Chappellet Pritchard Hill Cabernet Sauvignon 2019 (Napa; 95% Cabernet Sauvignon; 5% Petit Verdot; pH 3.79; 14.5% alcohol; first released in March). Opaque at the core. So dense, compact and concentrated, but with no sensation of this having been pushed. A lovely florality – violet and lavender notes radiate from the glass and infuse the mid-palate too, which is, in turn, crystalline and velvety in texture. The oak use is more subtle and subdued, with just a delicate hint of expensive vanilla (a single pod in a glass tube). There’s a note of hoisin and some slightly ferrous mineral elements; crushed rock too – in short, nice terroir characteristics from this single vineyard expression. Above all, though, this is fabulous texturally, with lovely grippy, fine-grained tannins. The wine is built around a tight cool core of intense dark berry fruit. Top Napa in a top vintage. 98.

Beaulieu Vineyard Georges de Latour 2020 (Napa Valley; 93% Cabernet Sauvignon; 7% Petit Verdot; 14.7% alcohol). Fine. A little closed at first. Leather. Cordite, tar and wood smoke (an explosive cocktail). Intense dark berry fruit. Lifted. Dense, compact and hyper-concentrated but lively and energetic too. I like this more than I used to. It builds and builds as it sucks in the air and gains in intensity. Massive but not tiringly so. 96.

Paul Hobbs Cristina’s Signature 2020 (Nathan Coombs Estate, Coombsville, Napa Valley; 100% Cabernet Sauvignon; 15% alcohol). A new wine (or at least a new identity for this wine) and an exciting new release for la place from this Napa (and Mendoza) superstar. Oaky, yes. But. wow, what complexity! The parfumier’s essences of flowers – a little like Morley Coeur de Vallée – but with more rose and less peony. Incredibly concentrated. Very cassis. Liquorice – red and black. Earthy notes. A touch of sous bois. Raspberry purée. Very fine-grained and supremely gentle tannins. Tight to the spine and hyper-structured. Lovely grip, rippling the edges of the wine as it courses over the palate triggering, as it does so, the release of an intense sapidity. A truly exceptional wine, above all in the context of this vintage. It manages an almost delicate finish which is remarkable for a wine with such power. Vanilla in the empty glass. 98.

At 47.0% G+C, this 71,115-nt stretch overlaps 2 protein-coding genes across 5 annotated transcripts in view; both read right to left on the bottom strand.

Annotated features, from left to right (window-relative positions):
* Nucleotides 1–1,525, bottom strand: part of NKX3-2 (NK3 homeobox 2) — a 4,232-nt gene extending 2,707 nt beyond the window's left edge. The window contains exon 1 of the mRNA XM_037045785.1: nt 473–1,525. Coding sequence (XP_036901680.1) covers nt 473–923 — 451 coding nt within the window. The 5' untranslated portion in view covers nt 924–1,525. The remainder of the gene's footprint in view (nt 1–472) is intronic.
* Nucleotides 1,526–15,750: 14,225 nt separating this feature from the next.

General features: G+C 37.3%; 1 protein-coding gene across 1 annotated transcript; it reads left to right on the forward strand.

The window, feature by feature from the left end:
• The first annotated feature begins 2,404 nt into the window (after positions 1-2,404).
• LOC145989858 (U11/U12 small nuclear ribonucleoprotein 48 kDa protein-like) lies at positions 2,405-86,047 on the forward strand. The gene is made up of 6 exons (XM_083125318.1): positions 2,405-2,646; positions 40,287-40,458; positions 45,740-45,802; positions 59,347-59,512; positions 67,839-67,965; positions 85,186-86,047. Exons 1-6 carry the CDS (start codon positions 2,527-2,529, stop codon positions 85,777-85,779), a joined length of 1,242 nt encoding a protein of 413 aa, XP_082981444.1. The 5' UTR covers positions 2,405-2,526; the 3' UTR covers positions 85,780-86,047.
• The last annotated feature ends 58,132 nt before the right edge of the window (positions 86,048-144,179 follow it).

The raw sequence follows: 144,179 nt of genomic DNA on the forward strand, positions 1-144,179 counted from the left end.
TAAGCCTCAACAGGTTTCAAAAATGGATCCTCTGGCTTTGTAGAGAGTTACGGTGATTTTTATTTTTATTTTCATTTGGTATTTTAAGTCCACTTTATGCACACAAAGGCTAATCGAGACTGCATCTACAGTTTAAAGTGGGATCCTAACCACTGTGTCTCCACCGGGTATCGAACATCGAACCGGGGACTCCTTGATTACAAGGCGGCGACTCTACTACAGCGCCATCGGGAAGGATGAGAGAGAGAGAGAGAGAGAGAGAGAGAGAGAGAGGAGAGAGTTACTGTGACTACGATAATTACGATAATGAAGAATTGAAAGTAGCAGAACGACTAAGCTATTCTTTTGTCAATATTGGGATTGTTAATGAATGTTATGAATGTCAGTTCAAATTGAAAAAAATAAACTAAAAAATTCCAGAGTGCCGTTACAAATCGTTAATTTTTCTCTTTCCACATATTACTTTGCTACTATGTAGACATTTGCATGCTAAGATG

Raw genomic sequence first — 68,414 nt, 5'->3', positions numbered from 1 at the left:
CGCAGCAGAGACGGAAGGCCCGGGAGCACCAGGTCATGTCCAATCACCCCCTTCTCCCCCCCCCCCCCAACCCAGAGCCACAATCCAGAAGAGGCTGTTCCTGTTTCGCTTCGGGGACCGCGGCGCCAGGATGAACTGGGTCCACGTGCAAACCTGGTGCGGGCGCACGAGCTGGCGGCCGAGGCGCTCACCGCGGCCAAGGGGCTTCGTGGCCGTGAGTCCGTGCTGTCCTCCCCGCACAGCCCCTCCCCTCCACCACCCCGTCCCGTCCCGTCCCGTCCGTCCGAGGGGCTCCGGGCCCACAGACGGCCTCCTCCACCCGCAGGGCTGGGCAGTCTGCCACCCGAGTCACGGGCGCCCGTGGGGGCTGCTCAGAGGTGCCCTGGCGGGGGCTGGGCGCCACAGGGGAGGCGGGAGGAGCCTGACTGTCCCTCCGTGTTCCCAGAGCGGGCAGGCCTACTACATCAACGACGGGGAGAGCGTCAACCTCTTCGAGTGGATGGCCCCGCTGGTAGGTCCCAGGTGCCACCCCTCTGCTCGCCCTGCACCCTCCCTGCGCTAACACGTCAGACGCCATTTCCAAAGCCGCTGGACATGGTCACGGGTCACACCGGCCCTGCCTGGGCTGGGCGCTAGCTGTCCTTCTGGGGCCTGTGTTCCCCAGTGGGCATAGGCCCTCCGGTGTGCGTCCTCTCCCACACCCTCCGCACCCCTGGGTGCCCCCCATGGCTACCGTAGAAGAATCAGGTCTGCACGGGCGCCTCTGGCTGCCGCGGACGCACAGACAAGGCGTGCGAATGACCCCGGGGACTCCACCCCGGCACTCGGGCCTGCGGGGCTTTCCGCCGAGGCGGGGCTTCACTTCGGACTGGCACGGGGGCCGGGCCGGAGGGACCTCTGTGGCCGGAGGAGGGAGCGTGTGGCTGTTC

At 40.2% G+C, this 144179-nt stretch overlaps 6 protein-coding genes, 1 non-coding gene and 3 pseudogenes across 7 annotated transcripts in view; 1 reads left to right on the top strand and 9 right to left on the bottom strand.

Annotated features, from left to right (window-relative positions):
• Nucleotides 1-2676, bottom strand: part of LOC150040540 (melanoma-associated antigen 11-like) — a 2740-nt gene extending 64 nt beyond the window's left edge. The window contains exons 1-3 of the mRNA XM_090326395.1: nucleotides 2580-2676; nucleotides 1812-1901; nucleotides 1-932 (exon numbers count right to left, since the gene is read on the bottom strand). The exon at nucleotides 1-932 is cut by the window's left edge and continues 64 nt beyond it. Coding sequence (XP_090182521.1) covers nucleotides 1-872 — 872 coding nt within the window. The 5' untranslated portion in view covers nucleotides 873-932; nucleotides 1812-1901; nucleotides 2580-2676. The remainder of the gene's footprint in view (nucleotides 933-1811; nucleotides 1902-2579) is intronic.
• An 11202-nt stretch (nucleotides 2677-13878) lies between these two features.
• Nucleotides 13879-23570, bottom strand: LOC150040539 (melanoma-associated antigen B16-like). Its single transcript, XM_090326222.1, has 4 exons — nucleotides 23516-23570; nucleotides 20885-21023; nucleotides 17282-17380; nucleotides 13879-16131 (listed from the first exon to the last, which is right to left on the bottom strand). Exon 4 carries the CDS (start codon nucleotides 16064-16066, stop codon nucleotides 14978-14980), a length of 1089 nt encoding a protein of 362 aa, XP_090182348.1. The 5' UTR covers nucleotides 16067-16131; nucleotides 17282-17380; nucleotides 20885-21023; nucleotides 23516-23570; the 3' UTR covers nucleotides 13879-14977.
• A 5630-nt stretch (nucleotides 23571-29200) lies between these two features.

Quintessa 2020 (Napa Valley; 87% Cabernet Sauvignon; 7% Cabernet Franc; 4% Carménère; 2% Petit Verdot; 14.5% alcohol). Beeswax and lovely pure cedar and cassis notes. A nice sense of freshness and lift. Impressive. A fresh leafiness too. This is really fresh for the vintage and excellent with it. Nicely chiselled and contoured in the mouth and with a gracious transition to an ultra-sapid finish. Great intensity and not at the expense of the freshness. 97.

Favia Coombsville 2020 (Napa Valley; 100% Cabernet Sauvignon; 15% alcohol). Oaky and quite sweet-tinged. Raspberry and loganberry, coconut and vanilla. Liquid chocolate. Spicy, incredibly compact and intense and very impressive in its density and purity. This evolves graciously over the palate and is very long on the finish. Incredibly fine-grained tannins. Texturally viscous but so fresh too. Such a baby but a monster too – baby Godzilla. 97.